Tanzania Wildlife Safari and Chimpanzee Trekking Dispatch
January 8, 2017 – Coffee Anyone?
Dispatch by Nancy Souza
The two days of R&R were just what we needed to recharge our batteries after our spectacular seven day safari. As this was a return visit to the Arusha Coffee Lodge, the staff was extra helpful and friendly as we took over rooms 1, 2 and 3 set among the coffee trees of the 150 acre, 30-room working coffee plantation.
Our first full day, Saturday, was spent exploring the grounds, cafe, and shops - including Shanga, a workshop and storefront for disabled people in the Arusha area. From blowing glass beads, to making paper bags (from newspaper, bail string and glue) to weaving blankets, each had a job and their combined efforts made for a thriving business that helped pay them a wage and cover medical costs. It was easy to buy from them!
We arranged for a tour of the coffee plantation at 5:00 PM and learned so much about how coffee is grown, harvested, and produced. Mostly we learned that the way we prepare coffee for optimal aroma and flavor is completely wrong!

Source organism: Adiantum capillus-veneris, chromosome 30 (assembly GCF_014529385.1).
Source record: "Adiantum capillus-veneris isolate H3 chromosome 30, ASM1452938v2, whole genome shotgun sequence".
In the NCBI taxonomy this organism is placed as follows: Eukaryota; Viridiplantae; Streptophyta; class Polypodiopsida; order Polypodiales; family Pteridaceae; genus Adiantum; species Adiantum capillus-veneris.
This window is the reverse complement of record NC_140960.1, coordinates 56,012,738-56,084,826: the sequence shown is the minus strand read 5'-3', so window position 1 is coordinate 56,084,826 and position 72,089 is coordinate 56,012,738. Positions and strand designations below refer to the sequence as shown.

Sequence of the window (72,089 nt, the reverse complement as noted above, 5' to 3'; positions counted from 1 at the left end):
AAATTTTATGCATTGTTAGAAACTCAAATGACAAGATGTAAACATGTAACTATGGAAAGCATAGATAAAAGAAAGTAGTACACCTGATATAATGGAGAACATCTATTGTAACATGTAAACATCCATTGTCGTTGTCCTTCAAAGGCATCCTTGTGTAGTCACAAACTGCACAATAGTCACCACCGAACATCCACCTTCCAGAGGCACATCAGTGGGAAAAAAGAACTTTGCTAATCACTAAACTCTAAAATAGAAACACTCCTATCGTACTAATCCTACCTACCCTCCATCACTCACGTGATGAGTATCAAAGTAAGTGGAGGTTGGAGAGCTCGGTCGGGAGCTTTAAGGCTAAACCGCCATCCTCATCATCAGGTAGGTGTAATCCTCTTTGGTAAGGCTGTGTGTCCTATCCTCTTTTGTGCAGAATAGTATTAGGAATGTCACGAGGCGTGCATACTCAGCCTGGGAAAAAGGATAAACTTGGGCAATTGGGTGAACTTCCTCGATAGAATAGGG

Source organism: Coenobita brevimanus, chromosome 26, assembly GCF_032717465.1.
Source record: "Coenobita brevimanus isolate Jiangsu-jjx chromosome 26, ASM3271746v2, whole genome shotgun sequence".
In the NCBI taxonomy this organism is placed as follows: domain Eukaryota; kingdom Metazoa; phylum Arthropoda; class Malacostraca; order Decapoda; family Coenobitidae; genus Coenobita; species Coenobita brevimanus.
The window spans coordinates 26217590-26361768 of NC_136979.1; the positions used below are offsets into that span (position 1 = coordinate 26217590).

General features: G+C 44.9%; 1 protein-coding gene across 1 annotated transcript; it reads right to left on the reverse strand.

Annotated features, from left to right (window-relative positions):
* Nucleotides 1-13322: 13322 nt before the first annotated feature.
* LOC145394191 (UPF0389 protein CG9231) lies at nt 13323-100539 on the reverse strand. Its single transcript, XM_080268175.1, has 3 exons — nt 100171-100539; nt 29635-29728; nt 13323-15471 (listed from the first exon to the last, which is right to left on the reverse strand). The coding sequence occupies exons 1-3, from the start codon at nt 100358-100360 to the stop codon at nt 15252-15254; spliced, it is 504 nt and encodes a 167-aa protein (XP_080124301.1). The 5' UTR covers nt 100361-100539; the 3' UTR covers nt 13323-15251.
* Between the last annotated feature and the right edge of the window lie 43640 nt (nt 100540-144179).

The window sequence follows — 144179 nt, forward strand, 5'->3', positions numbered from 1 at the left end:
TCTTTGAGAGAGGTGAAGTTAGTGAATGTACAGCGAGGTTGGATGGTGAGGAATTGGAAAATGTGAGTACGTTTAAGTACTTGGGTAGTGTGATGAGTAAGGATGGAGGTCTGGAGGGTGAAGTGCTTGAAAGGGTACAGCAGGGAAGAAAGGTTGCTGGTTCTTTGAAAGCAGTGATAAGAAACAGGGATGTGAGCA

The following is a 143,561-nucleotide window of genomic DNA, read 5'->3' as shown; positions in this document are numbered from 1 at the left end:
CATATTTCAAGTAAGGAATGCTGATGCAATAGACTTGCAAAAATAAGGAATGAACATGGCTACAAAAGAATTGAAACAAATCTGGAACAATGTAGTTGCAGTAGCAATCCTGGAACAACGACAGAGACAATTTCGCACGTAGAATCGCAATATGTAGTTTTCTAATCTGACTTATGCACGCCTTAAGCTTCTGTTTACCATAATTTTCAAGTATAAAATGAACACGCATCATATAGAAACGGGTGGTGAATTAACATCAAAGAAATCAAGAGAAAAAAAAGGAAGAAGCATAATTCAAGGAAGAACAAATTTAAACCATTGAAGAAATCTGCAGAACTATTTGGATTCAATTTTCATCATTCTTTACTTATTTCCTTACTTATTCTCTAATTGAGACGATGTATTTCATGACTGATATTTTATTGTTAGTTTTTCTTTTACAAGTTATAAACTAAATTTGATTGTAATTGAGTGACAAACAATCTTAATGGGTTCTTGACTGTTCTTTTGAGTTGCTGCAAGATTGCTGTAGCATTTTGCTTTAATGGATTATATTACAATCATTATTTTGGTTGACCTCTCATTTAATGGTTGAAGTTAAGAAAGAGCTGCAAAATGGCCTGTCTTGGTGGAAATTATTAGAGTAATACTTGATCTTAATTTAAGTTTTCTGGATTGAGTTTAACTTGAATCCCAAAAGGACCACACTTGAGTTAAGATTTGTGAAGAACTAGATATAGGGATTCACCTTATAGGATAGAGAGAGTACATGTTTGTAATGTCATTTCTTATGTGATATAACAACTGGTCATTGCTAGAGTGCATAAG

A very enjoyable dinner of their "brick oven" pizza as well as a spirited game of FARCKLE and we were ready for some shut eye.
Sunday morning found us at the 10:00 English speaking mass at Saint Jon Church in downtown Arusha. This experience - being among the beautiful, brightly-dressed people as well as participating in the prayers and song - proved that we are not as different as we sometimes think despite cultural and traditional differences.
We continued the day on a "City Tour" that took us to the Tanzanite Experience as well as viewing of the local markets and then on to the Arusha Cultural Center. We were so grateful for the expertise and hospitality of our driver Godwyn. He shared the cultural traditions of his city and returned us to our Lodge during a major downpour - and graciously escorted each of us into the African Restaurant for a beautifully prepared traditional meal that was delicious!
Allie's friend Emma, a Princeton Fellow (and recent Bowdoin graduate) working in a nearby Massai school, came to join us for this delicious meal where we enjoyed vibrant conversation about her experiences - which left us breathless for all she has managed during a challenging but extremely rewarding post graduate experience.
Afterwards we packed up for our early Monday departure, and slipped in one more game of FARCKLE before lights out at 9:30 in preparation for our 5:30 wake up call and 8 AM flight to Mahale for Part II of our Tanzanian adventure, tracking chimps in the wild! Stay tuned...